ByTom Bacon, writer at
I'm a film-and-TV fan who grew up with a deep love of superhero comics! Follow me on Twitter @TomABacon or on Facebook @tombaconsuperheroes!
Tom Bacon

The word ‘iconic’ is perhaps overused among superhero fans; and yet, the truth is that we’re living in an age when comic book icons are being transported on to both the big and small screen at an unprecedented rate. How do actors deal with the pressure of playing such important characters, whose histories can spin back over 70 years? At the Heroes and Villains Fan Fest in London, both Matt Ryan () and Sean Pertwee (Alfred in ) revealed how they handle it…

Matt Ryan On Becoming Constantine

You can tell the fans love Matt Ryan’s Constantine; one fan asked him how it felt to portray the best incarnation of the sorcerer in popular culture! Visibly touched at such a description, Ryan began to discuss the pressure that comes with the role. For Ryan, there was a deep desire to connect with the character from the comics, to accurately represent his DNA on the small screen.

Back when he was applying for the role of Constantine, Ryan was given comic books by DC, and by his comic book enthusiast friend. Ryan pored through these comics, seeking to fully understand the character in order to truly become the mystical hero. As he read them, he became a fan himself, although he does note that he eventually stopped reading them late at night – after a day playing Constantine, continuing to immerse himself in that dark world was giving him nightmares!

For Matt Ryan, there’s a clear responsibility to appeal to the fans. He matter-of-factly discussed single-issue plot-points, and talked about trying to slip in hints of a Welsh accent (Constantine is supposed to come from Wales, but his accent would have changed as he traveled the world for so many years).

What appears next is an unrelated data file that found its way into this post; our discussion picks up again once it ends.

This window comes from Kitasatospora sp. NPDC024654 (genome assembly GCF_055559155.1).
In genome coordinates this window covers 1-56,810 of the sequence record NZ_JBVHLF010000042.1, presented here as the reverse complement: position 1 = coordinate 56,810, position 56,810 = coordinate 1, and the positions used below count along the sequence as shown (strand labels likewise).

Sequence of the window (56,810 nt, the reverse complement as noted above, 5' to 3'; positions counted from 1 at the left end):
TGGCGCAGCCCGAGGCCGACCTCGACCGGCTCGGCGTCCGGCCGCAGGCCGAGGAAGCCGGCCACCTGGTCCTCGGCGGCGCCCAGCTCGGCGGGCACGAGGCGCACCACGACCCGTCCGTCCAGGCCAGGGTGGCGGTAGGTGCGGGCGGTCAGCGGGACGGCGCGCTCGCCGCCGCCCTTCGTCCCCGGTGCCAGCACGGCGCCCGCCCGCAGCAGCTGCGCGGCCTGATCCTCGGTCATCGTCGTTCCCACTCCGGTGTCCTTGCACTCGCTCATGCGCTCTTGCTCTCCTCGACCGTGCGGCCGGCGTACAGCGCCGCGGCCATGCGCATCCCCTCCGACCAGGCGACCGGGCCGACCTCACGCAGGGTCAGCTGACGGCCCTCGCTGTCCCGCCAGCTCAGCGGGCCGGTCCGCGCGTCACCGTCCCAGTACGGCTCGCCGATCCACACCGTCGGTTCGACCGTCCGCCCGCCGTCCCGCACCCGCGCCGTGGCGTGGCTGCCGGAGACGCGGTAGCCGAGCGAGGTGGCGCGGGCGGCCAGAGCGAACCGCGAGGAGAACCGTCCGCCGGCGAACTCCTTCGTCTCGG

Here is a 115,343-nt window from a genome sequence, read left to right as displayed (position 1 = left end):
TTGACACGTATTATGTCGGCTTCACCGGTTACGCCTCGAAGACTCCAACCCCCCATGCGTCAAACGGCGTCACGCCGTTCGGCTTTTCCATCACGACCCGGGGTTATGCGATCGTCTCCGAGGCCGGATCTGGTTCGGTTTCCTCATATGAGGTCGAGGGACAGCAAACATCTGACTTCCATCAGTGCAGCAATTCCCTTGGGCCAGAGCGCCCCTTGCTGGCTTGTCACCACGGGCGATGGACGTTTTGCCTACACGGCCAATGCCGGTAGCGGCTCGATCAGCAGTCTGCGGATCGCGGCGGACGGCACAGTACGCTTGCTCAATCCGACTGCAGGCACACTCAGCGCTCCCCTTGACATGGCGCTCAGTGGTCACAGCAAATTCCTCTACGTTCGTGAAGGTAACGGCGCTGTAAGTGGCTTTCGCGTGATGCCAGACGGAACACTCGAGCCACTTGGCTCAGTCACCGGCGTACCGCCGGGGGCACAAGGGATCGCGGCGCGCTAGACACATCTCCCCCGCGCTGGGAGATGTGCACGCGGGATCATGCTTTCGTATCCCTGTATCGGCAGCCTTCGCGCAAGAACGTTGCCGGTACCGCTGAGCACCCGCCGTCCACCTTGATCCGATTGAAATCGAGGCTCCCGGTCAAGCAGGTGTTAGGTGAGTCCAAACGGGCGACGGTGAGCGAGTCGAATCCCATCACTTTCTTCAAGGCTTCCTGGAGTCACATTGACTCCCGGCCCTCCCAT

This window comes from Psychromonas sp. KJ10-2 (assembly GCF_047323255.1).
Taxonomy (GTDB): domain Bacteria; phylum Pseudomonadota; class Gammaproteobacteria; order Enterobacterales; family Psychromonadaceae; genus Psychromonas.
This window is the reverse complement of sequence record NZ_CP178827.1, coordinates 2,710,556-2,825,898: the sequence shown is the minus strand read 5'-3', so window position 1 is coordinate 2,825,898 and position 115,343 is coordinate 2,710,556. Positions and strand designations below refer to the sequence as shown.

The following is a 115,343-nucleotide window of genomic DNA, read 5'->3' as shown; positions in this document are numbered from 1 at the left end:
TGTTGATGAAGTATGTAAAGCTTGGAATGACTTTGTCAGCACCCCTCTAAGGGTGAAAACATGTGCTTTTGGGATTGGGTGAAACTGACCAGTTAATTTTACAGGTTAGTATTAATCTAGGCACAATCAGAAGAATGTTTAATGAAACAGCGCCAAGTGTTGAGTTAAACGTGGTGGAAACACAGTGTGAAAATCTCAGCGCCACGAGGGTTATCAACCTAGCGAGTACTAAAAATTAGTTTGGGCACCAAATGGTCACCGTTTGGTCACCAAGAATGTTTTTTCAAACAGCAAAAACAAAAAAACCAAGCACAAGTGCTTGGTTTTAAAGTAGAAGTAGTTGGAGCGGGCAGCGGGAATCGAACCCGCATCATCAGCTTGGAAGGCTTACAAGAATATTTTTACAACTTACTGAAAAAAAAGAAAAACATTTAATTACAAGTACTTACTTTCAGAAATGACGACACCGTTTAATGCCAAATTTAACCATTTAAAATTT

Matt Ryan was quite open about just how much that fan support has meant to him – and how it's kept him in the role, reprising it in Arrow, and now moving over to the animated movies and an upcoming animated TV show!

Sean Pertwee On Becoming Alfred

In a later panel, though, Sean Pertwee gave us his own experience of what it means to play a dearly-loved character. He plays the part of Alfred in Gotham, and he’s made Bruce Wayne’s butler his own. And yet, he reflects, he hasn’t found it too difficult a challenge.

The reason is because the Gotham team took a very different approach to casting roles. The showrunners essentially ‘cherry-picked’ their cast, looking for specific attributes and tips that the actors already had, and then incorporated them into the roles. He describes it as a very interesting, unique process; it meant the actors are uniquely linked to the characters, and change and grow as actors as their roles develop. In Pertwee’s view, it’s the most original way he’s ever been signed up for a particular job.

It's also very different to the process followed by Constantine. Where Matt Ryan swotted up for his role, the showrunners of Gotham subtly shaped the roles to suit their cast. It’s a smart approach; after all, when characters have been in print for so many decades, and we've seen countless different interpretations. Every writer and artist subtly reinterprets the character; from loyal butler to secret-keeper and confessor, Alfred has had so many roles over the years. So the showrunners of Gotham chose a much freer approach, one that has allowed them to hand-pick their actors and let them grow in tandem with their characters.

Two different, contrasting approaches – each one with its own merits. In the case of Constantine, we have what one fan happily referred to as the best incarnation of Constantine in popular culture, where in Gotham we have a fresh new take on a classic role. And yet, they’re both different ways to handle the same challenge; how to interpret such dearly-loved characters and concepts for a whole new medium. It was truly fascinating to get a glimpse of both approaches at .

Which iconic DC Comics character would you love to see brought to life on the small screen next? Let us know in the comments!


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